After 13 years, a Pinoy kidnap victim of the al-Qaeda-linked Abu Sayyaf group had an unexpected reunion with his rescuer in South Korea last weekend.
The Philippine Embassy in South Korea on Wednesday said Mario Rebosura Jr. and special envoy Roy Cimatu, a former Army official, met at a dinner hosted by Sen. Edgardo Angara last Nov. 27.
"(Rebosura) approached General Cimatu, who also remembered the then 10-year-old boy from the 1997 rescue mission, and an unexpected reunion between the kidnap victim and rescuer took place with a curious crowd bursting into applause," the Department of Foreign Affairs (DFA) said, citing a report from the Embassy
Last Saturday's dinner, which was in honor of Filipino professors and students, was held at the Philippine Embassy in Seoul.
Rebosura, now a Filipino scholar studying in South Korea, is a Chemical Engineering graduate from University of the Philippines-Los BaŮos (UPLB) in 2009. He is now a graduate scholar on his third month at the Catholic University of Korea.
Cimatu is in South Korea with a team from the DFA, the Overseas Workers Welfare Administration and the National Disaster Risk Reduction and Management Council to evaluate the security situation there amid the tension in the Korean Peninsula.
He was tasked to assess the level of awareness and preparedness of the Filipino community in South Korea, and test the Embassy's contingency plan.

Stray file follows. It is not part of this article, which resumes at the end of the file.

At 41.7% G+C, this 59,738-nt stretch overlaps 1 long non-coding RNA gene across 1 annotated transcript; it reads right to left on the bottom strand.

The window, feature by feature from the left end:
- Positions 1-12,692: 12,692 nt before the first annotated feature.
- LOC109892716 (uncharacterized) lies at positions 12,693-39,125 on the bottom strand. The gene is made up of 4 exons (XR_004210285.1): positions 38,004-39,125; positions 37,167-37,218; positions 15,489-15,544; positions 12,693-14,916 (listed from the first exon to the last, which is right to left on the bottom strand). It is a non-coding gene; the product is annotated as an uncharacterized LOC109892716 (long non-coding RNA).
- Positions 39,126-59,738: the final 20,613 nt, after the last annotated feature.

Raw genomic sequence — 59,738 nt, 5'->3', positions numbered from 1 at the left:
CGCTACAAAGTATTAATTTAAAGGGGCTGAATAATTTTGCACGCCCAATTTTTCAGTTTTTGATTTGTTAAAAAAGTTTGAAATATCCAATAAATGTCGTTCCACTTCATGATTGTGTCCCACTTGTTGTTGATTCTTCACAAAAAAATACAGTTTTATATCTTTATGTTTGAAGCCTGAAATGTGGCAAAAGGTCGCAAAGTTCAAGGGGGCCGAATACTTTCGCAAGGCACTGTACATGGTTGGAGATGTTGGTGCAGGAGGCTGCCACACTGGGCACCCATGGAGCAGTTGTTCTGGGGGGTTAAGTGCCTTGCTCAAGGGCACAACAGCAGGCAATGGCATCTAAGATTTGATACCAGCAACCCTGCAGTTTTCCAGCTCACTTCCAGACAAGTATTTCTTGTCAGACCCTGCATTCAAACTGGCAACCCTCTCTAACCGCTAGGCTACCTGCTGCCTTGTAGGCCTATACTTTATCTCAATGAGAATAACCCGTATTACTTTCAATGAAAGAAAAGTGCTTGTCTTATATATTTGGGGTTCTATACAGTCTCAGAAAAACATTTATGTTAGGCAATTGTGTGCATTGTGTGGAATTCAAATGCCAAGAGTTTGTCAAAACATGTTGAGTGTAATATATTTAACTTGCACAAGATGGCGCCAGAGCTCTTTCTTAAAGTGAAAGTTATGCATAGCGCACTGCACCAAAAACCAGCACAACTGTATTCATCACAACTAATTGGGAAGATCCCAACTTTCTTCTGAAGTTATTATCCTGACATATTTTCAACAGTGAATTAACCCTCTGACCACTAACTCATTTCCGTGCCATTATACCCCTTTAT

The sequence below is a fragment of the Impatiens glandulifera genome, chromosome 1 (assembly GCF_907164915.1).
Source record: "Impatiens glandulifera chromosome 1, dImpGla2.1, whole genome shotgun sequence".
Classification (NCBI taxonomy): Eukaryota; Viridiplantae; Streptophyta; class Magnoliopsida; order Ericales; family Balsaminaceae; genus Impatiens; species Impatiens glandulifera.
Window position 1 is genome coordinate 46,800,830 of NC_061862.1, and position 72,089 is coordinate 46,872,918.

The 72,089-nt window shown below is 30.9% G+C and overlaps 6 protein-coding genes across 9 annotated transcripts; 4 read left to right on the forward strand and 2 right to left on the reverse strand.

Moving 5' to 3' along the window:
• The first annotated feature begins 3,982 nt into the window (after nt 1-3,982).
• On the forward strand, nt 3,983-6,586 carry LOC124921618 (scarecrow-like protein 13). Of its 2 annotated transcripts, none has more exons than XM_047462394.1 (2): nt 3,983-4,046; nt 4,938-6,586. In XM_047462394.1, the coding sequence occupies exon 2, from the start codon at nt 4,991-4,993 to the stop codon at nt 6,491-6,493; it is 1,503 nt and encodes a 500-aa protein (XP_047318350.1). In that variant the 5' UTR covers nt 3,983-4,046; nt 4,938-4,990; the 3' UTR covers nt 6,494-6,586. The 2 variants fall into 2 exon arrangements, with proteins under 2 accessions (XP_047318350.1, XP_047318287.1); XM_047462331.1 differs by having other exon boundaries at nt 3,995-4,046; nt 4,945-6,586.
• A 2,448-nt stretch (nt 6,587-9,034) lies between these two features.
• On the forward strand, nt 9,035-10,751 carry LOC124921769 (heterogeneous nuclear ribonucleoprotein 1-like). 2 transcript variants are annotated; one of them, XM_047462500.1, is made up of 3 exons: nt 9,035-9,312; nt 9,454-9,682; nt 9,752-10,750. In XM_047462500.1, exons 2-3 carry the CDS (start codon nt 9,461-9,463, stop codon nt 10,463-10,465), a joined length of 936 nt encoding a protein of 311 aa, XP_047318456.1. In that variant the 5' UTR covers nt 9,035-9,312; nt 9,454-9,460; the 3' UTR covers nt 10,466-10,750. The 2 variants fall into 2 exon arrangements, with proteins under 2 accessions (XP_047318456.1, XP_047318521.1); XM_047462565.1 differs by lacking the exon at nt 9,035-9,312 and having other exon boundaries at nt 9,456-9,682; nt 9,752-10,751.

According to the DFA, Rebosura was only 10 years old when a Father's Day celebration in Mindanao turned into a tragedy.
Rebosura narrated that the incident happened at a beach resort in Glan, Sarangani, in 1997 where six suspected Abu Sayyaf members abducted four people, including him and a Japanese national. He said the kidnappers killed his father when his father tried to fight them, while the four kidnap victims were forced to board a boat as hostages.
"I was kidnapped, taken as one of the hostages," Rebosura said.
But the getaway boat's engine failed after a kilometer's travel toward an Abu Sayyaf lair, and the boat eventually washed ashore.
Rescuers closed in and a gunfight ensued, resulting in the deaths of two of the kidnappers, including an Abu Sayyaf leader. The surviving hostage-takers fled with their captives but later left the hostages unguarded.
"We found a road, then some people and a house," Rebosura recounted, adding they eventually met the persons responsible for their safe rescue, including an Army colonel he met only once on June 16, 1997.
That Army colonel was Cimatu.
At last weekend's dinner, Rebosura recognized Cimatu when he was introduced to the crowd of about 100. "I know his face," he said. - KBK, GMANews.TV